Off Limits Area

To accomplish an off limits area for your dog that will be permanent: Patience is required. If you have not started from the beginning with an off limits area, learning will take longer.

For those who are about to bring home a puppy, off limits are a good idea from the start. Off Limits teaches the puppy that not everything is theirs. You have your space as they have theirs. Decide on a room or area that you do not want the dog to enter. It could be anywhere or any room such as the bathroom where trash can be dangerous to a puppy or a closet with cleaners and bleach.

1. Any time the dog looks as though they are getting close to the Off Limits area, follow them and watch. If they touch the area with their nose or paw. Say “No”. If they continue, push them away from the area. If they try to continue, they should be moved to another room or exercise pen. If they turn away from the area, reward with a treat or “good boy”.

2. If the dog refused to turn away and was put in an exercise pen, Wait about 10 minutes and then allow the dog to return to the area. Repeat the instructions in step 1: Say “No”. If they continue, push them away from the area. If they try to continue, they should be moved to another room or exercise pen. If they turn away from the area, reward with a treat or “good boy”.

3. Repeat as necessary until the dog walks by the area without looking or sniffing toward the area. Reward for this behavior. This is an important last step to reinforce good behavior.

Stay With ME!

Separation anxiety can be caused by two completely opposite events. Not only can it be caused by a traumatic event, separation anxiety can be caused by overprotectiveness and coddling a dog.

Regardless of how the psychological state occured, many folks are looking for a solution to their dog acting out when left alone.

It’s a slow process to correct. Patience and a firm training mind will make the training excell. Picking a good time for the dog is also important. For this exercise, it’s easier if the dog had eaten, pottied, and a little tired.

1. Find a quiet and small place of your home that your dog enjoys, block the area off from the rest of the house, no toys.

2. Do not make a big deal about the barrier. Place the dog on the other side of the barrier with a firm pet. Wait a just second and reward if the dog was quiet during the exercise. If not, repeat without rewards until quiet. Repeat this process several times on day one until the dog understands he receives a treat for being quiet while alone .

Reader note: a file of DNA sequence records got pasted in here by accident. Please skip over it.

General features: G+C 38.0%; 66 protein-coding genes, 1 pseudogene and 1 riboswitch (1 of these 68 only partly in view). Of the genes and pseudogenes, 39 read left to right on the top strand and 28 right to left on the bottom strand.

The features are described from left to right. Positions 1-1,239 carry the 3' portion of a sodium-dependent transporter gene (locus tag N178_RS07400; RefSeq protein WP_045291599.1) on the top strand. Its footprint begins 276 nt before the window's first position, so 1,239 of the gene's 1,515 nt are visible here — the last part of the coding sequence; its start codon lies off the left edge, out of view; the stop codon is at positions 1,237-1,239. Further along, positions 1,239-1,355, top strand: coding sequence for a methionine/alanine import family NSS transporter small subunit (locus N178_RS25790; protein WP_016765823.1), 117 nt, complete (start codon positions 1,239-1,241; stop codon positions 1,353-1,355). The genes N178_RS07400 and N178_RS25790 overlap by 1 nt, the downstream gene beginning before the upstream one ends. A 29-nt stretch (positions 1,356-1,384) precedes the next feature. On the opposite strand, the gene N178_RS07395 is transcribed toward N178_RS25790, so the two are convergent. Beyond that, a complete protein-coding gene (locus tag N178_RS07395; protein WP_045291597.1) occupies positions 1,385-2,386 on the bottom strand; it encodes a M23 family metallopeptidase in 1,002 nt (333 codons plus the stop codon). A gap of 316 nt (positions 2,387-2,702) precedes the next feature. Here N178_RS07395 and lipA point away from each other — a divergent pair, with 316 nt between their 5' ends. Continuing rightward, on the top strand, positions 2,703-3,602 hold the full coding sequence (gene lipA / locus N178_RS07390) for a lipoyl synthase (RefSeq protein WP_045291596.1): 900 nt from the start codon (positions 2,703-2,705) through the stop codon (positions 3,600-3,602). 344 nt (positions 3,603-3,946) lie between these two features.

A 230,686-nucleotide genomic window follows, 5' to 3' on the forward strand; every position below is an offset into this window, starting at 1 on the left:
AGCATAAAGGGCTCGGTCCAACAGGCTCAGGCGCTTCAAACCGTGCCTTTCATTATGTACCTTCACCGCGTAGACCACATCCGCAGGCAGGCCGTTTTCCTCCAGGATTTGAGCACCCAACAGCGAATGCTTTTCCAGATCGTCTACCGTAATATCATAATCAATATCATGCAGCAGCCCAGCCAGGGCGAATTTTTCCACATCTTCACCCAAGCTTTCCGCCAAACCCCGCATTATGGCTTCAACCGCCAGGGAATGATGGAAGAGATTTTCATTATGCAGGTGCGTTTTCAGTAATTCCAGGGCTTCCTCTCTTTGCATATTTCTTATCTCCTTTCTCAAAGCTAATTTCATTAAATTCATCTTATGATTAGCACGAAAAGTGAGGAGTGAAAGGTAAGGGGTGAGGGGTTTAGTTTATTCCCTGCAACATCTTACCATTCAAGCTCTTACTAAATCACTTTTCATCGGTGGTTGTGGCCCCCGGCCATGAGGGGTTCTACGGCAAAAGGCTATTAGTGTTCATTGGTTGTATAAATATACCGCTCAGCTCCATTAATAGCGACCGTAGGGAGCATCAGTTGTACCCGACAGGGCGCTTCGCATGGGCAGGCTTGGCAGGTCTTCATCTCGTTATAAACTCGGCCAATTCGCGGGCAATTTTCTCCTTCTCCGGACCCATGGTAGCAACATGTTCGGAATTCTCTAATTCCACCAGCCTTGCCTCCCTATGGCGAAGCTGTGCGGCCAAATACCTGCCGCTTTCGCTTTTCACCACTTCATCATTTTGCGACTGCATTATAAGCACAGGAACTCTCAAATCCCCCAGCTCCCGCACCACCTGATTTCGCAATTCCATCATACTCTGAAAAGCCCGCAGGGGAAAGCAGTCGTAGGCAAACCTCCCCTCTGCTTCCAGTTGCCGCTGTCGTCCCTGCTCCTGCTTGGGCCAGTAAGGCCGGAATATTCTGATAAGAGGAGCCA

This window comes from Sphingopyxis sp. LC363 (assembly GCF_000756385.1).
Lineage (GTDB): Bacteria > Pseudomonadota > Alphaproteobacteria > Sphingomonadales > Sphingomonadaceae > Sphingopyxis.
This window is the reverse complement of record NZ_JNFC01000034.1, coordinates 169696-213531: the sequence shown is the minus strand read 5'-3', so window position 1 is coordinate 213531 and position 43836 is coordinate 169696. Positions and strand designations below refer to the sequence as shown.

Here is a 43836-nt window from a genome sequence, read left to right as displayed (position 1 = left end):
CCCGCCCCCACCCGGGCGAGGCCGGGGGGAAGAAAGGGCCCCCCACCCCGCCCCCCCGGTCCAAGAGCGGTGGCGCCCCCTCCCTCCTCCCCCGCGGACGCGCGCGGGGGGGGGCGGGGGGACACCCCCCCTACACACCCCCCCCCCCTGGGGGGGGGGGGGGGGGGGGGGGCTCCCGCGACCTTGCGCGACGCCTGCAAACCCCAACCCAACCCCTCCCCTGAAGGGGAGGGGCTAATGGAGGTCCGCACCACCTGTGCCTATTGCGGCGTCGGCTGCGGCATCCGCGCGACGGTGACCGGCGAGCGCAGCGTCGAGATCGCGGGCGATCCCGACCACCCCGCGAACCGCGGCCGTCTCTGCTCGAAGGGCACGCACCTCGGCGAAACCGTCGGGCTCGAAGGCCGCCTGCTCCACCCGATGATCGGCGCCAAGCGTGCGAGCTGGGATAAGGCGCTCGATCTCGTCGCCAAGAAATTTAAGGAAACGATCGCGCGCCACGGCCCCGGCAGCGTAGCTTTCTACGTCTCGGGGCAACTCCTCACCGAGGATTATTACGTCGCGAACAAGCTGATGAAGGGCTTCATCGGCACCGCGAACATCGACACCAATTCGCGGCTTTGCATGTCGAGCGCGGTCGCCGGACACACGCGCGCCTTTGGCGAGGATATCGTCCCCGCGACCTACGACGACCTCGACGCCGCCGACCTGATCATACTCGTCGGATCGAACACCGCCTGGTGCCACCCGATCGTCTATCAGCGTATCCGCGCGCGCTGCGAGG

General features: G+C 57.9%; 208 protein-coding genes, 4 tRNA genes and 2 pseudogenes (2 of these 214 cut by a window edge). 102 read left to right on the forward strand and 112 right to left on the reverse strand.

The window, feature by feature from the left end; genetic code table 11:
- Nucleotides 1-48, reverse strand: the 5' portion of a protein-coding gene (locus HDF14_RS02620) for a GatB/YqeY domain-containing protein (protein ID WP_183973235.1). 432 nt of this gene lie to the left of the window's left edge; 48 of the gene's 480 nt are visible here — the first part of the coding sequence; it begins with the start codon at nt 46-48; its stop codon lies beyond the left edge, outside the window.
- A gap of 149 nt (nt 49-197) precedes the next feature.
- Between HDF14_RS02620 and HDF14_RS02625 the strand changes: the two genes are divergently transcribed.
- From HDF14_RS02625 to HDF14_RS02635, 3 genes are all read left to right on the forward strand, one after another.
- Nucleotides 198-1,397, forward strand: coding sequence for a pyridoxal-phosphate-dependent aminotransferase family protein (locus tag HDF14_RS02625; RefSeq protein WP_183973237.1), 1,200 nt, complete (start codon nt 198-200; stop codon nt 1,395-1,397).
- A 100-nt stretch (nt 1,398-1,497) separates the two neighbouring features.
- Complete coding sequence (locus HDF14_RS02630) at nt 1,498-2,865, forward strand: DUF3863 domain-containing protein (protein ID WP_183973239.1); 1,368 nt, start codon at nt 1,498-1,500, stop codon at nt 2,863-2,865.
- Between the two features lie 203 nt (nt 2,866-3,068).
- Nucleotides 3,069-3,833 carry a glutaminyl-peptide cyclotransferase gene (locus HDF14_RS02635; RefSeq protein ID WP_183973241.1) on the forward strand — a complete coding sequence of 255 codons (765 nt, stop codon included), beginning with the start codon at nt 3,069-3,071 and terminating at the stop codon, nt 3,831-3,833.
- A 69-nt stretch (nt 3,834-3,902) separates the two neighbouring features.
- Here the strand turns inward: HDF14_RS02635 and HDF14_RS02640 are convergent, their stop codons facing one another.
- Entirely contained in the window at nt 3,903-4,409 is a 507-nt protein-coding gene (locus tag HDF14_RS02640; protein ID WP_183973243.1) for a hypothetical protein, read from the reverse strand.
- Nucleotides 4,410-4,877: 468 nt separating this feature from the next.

3. Extend the “just a second” in step one to a few seconds and reward on day two. Go back to step one if a few seconds are too long. Adjust the length of time as your dog learns it’s ok to be alone.

4. On day three, step away from the barrier for just a second and reward if the dog stays quiet. Go back to step 3 if the dog is unable to stay quiet. Move forward with the amount of time and space as your dog learns it’s ok to be alone.

5. Your goal is to move out of the room without crys or whines. Remember to reward good behavior, not bad behavior.

6. Walk outdoors, back inside to reward. Extend the period of time you are out of their sight slowly.

7. Do some chores outside, return to a quiet dog and reward.

They learn that you will return.

The “Pet” Command

Our DooBee is 13wks and has seemed to have a finger biting problem from the day we met.

To correct the behavior, we do not use fingers in the manner of playing “spider” at any time. Fingers are always together in a soft touch.

To prevent biting,nipping when petting, a “pet” command works wonders!

DooBee sits in front of me, focuses on a treat in front of her nose while petting the top of her head, and using the command “pet” which means to sit still while someone touches her. I started with just a stroke or two and move up to more as her actions allow. She receives the treat just before I think she wants to focus on something else.

Time For A Walk!

Come on let’s go! The dog is the only creature I’ve ever met who lives to go for a walk with their owner. Here’s DooBee’s version of how we train to walk on a leash.

“Kimberly Sue, Lets go. This woman is slow but I Love her to pieces! She insists on practicing walking. Like who needs to practice walking?! She keeps holding those round things she calls Cheerios in her hand low enough for me to see it by her left knee and walks. Of course I have to follow my nose. I’m looking up at my Kimberly Sue and walking by her left foot. Woo Hoo! I did it. Now we can go outside to play!”